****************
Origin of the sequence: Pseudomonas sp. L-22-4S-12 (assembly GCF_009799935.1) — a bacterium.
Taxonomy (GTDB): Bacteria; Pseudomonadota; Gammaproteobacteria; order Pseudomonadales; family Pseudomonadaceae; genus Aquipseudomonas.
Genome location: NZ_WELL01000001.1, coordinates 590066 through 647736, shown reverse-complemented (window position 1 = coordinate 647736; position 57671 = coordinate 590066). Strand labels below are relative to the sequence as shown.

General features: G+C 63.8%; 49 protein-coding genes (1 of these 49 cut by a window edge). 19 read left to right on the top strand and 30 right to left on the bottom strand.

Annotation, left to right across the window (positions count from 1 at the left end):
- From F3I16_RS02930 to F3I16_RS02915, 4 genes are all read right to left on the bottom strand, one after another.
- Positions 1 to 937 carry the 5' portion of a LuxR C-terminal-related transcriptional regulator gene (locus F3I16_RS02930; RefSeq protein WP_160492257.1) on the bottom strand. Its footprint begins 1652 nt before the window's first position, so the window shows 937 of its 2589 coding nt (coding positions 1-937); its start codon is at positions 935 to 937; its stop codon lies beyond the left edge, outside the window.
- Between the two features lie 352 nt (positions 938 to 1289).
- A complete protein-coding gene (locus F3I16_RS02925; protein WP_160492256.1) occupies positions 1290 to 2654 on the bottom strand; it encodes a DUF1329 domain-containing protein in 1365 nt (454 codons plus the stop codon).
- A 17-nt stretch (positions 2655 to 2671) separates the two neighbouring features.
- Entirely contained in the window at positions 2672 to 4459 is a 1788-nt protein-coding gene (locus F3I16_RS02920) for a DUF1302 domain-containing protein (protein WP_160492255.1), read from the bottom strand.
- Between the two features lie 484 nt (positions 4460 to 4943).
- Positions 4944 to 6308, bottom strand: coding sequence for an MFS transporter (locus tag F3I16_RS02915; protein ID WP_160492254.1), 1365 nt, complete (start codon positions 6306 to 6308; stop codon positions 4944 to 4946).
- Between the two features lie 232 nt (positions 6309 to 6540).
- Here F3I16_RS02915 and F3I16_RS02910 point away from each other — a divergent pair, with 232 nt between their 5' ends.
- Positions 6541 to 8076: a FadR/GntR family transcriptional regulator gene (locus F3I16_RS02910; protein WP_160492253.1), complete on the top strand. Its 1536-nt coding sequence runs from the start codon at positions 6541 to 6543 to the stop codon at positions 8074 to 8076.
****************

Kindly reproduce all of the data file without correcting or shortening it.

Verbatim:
Origin of the sequence: Pseudomonas sp. L-22-4S-12 (assembly GCF_009799935.1) — a bacterium.
Taxonomy (GTDB): Bacteria; Pseudomonadota; Gammaproteobacteria; order Pseudomonadales; family Pseudomonadaceae; genus Aquipseudomonas.
Genome location: NZ_WELL01000001.1, coordinates 590066 through 647736, shown reverse-complemented (window position 1 = coordinate 647736; position 57671 = coordinate 590066). Strand labels below are relative to the sequence as shown.

General features: G+C 63.8%; 49 protein-coding genes (1 of these 49 cut by a window edge). 19 read left to right on the top strand and 30 right to left on the bottom strand.

Annotation, left to right across the window (positions count from 1 at the left end):
- From F3I16_RS02930 to F3I16_RS02915, 4 genes are all read right to left on the bottom strand, one after another.
- Positions 1 to 937 carry the 5' portion of a LuxR C-terminal-related transcriptional regulator gene (locus F3I16_RS02930; RefSeq protein WP_160492257.1) on the bottom strand. Its footprint begins 1652 nt before the window's first position, so the window shows 937 of its 2589 coding nt (coding positions 1-937); its start codon is at positions 935 to 937; its stop codon lies beyond the left edge, outside the window.
- Between the two features lie 352 nt (positions 938 to 1289).
- A complete protein-coding gene (locus F3I16_RS02925; protein WP_160492256.1) occupies positions 1290 to 2654 on the bottom strand; it encodes a DUF1329 domain-containing protein in 1365 nt (454 codons plus the stop codon).
- A 17-nt stretch (positions 2655 to 2671) separates the two neighbouring features.
- Entirely contained in the window at positions 2672 to 4459 is a 1788-nt protein-coding gene (locus F3I16_RS02920) for a DUF1302 domain-containing protein (protein WP_160492255.1), read from the bottom strand.
- Between the two features lie 484 nt (positions 4460 to 4943).
- Positions 4944 to 6308, bottom strand: coding sequence for an MFS transporter (locus tag F3I16_RS02915; protein ID WP_160492254.1), 1365 nt, complete (start codon positions 6306 to 6308; stop codon positions 4944 to 4946).
- Between the two features lie 232 nt (positions 6309 to 6540).
- Here F3I16_RS02915 and F3I16_RS02910 point away from each other — a divergent pair, with 232 nt between their 5' ends.
- Positions 6541 to 8076: a FadR/GntR family transcriptional regulator gene (locus F3I16_RS02910; protein WP_160492253.1), complete on the top strand. Its 1536-nt coding sequence runs from the start codon at positions 6541 to 6543 to the stop codon at positions 8074 to 8076.